KB714 Loconet Overview

LocoNet is Digitrax's method of communication between LocoNet compatible devices on a model railroad layout.  LocoNet compatible devices are designed to work together on the network, and in some cases can also accept DCC commands from  the track, but often go beyond the scope of simple DCC train control.   LocoNet is a peer-to-peer Ethernet type multiple access network.  Because of its design architecture, it is very robust and powerful.  Layout implementation is simple and wiring is free form with minimal limits. LocoNet is designed to run an unshielded 6 conductor ribbon cable.  Digitrax recommends using flat, six-conductor telephone wire ...

KB457 DT402 & DT400 Switch Mode - Turnout & Switch Operation

  What is Sw (Switch) Mode? Switch mode is used by throttles for sending commands to accessory decoders and for changing option switches in your LocoNet system. The most common use of switch mode is for operating turnouts.Switches are either thrown or closed.To change the position of a switch or turnout: 1. Press the SWCH key to enter switch mode. When you enter Switch mode, the throttle knobs & direction keys continue to control the loco addresses running on the throttle. Loco speed is displayed on the bar graph and loco direction is displayed on the direction indicators for each ...

KB970 How does LocoNet Work?

LocoNet's "ethernet like" architecture seems interesting and more advanced than the systems used by other DCC manufacturers. But, at the numbers we are talking about (a few controllers and perhaps 10-20 decoders), does it really make a difference?If your system operates with a few throttles and other devices attached any of the commercially available systems will work today. But what about tomorrow? Remember when a hard-drive bigger than 32Mb seemed excessive- and remember when DOS had to change to 16bit FATs/ directories? Also, the LBA access change at 540Mb also once seemed unthinkable!!The network structure of LocoNet is very important ...

KB459 DT402 & DT400 - Busy or Fail Message During Programming

A  “Busy” message during programming means that the system is temporarily busy.  Simply try the task again.  When the system is no longer busy, you will get a “Good” response. A  “Fail” message during programming means that there is a problem with the locomotive on the programming track.  Check to be sure the loco's wheels are making good contact with the programming track.  Make sure that the decoder is properly installed in the locomotive.   Make sure the connections to the programming track are secure.  Make sure the programming track is powered.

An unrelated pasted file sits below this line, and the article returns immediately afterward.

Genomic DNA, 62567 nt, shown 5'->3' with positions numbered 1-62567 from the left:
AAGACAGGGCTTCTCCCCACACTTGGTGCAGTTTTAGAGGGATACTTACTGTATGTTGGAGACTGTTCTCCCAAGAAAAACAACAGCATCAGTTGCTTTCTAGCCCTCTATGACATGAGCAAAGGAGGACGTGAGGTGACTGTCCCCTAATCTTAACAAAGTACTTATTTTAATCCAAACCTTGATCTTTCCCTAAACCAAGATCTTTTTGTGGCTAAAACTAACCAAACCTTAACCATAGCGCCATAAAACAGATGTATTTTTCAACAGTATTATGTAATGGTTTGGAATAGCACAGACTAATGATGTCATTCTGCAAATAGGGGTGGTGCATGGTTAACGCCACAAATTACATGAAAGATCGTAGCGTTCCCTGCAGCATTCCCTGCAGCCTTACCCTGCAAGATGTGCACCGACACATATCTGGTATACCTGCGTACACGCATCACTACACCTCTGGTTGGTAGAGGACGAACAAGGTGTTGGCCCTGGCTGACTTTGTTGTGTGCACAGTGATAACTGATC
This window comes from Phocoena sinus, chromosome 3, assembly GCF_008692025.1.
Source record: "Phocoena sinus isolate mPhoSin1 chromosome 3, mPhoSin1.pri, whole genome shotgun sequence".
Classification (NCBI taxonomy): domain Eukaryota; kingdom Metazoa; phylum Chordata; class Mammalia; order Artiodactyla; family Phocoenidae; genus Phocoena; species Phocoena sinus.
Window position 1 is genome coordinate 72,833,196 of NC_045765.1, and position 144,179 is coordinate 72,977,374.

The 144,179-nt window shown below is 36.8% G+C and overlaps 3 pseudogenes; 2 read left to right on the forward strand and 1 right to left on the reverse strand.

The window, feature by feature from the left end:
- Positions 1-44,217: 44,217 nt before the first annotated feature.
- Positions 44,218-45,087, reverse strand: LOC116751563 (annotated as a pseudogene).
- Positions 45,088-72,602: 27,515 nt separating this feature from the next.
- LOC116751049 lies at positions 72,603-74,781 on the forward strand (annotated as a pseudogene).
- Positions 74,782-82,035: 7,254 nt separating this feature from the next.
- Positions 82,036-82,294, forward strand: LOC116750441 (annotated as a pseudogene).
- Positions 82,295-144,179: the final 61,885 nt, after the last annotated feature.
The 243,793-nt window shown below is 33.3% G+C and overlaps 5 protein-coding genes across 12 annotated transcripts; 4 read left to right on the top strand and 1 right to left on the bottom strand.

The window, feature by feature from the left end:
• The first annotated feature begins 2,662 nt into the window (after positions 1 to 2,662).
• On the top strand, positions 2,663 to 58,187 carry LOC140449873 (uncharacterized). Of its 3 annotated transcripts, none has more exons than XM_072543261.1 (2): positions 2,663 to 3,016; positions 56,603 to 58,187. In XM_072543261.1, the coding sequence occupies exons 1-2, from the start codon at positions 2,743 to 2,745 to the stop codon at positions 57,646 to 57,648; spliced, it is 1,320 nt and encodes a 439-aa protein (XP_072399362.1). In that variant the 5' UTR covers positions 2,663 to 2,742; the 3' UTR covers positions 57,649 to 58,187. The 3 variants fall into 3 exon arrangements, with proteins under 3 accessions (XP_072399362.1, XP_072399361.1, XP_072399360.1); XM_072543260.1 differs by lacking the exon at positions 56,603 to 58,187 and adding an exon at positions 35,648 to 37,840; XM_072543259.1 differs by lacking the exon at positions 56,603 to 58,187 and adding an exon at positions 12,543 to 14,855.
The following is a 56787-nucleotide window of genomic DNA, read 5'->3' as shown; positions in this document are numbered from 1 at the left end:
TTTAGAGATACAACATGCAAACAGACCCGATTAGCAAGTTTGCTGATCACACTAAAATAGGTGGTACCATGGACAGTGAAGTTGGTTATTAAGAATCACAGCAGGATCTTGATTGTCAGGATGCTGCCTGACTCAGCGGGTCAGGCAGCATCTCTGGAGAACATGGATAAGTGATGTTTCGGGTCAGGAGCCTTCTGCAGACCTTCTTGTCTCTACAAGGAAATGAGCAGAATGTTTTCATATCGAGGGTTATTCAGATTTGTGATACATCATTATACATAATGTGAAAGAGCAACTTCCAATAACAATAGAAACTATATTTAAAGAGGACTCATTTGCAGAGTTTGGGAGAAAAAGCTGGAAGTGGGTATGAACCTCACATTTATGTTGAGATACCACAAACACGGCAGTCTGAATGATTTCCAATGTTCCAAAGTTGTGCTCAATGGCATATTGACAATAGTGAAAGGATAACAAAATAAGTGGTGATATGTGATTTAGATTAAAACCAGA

KB972 PM42 Usage On A Non-Digitrax DCC System

If I use a non-Digitrax compatible system, what features of the PM42 Auto reverse/Short Circuit Managers (SCM) will I lose?The PM42 can be used as a stand alone Auto reversing unit and Short Circuit Manager with many other non-Digitrax systems, but for systems without LocoNet capability a number of networked management features will not be available.For example, the PM42 sends out real-time, event driven (non-polled) information to the LocoNet about fault problems and resolution, auto reverse actions and also identifies the affected sub-districts. This allows other devices, such as PCs, the Digitrax Signaling system, Digitrax Transponding or other detection and ...

KB973 Using PM42 With Other Systems

The PM42 was specifically designed to work with Digitrax Direct Home wired layouts. Any system that is configured this way will work with the PM42 with no interoperability issues. For example, CVP uses interoperable booster connections.The PM42 can be used with a DC system if it is hooked up in the negative ground return path, or even a Marklin AC digital (trinary) booster. It is possible for the PM42 to be used with most DCC systems. Digitrax has no control or knowledge of each specific non-Digitrax system and how it may interact with the PM42.

KB974 PM42 - Power Drop During Short Detection

My PM42s seem to correctly trip on track shorts and auto-reverse reliably, but the power briefly drops out during these events, and when the PM42s attempt a fault recovery into a persistent short circuit, why is this?No power on earth can stop the track voltage of the booster from collapsing to a low value when a true short circuit is present. This is simply Ohm’s law in action!Actual track voltage seen depends on: the loop resistance of the short circuit, the current capacity of the booster and power supply and whether the Booster employs "smart" fault detection and recovery along ...

KB975 PM42 - adjusting the PM42's current settings?

Use a throttle to change the PM42's Option Switches 01, 02 and 09 as detailed in the PM42 instruction manual. The PM42's trip current threshold can be set at a value from 1.5amps to 12 amps. Always use the lowest possible setting, consistent with good operation and reliable short circuit detection and recovery. Higher current settings are not "better." We ship the PM42 with a moderate current trip threshold of 3amps so it will work on most DCC boosters and layouts with no changes.This is because some boosters cannot supply enough current with the track feeder resistance to reliably allow ...

KB590 Q&A - Powering DS64

  Q:  How do you connect more than one DS64 to a single power supply like a PS14 to power them or do you need a separate power supply for each DS64? A:  One power supply can be used if it can provide adequate power for all the DS64s it is powering. The PS14 has a built-in circuit breaker; when it exceeds its capacity, it will shut down, cool off and then start up again. If you are experiencing this behavior then you need to add one or more PS14s to provide enought power for the DS64s you have connected. Our recommendation of one ...

KB477 PM42 - Third Party DCC Command Systems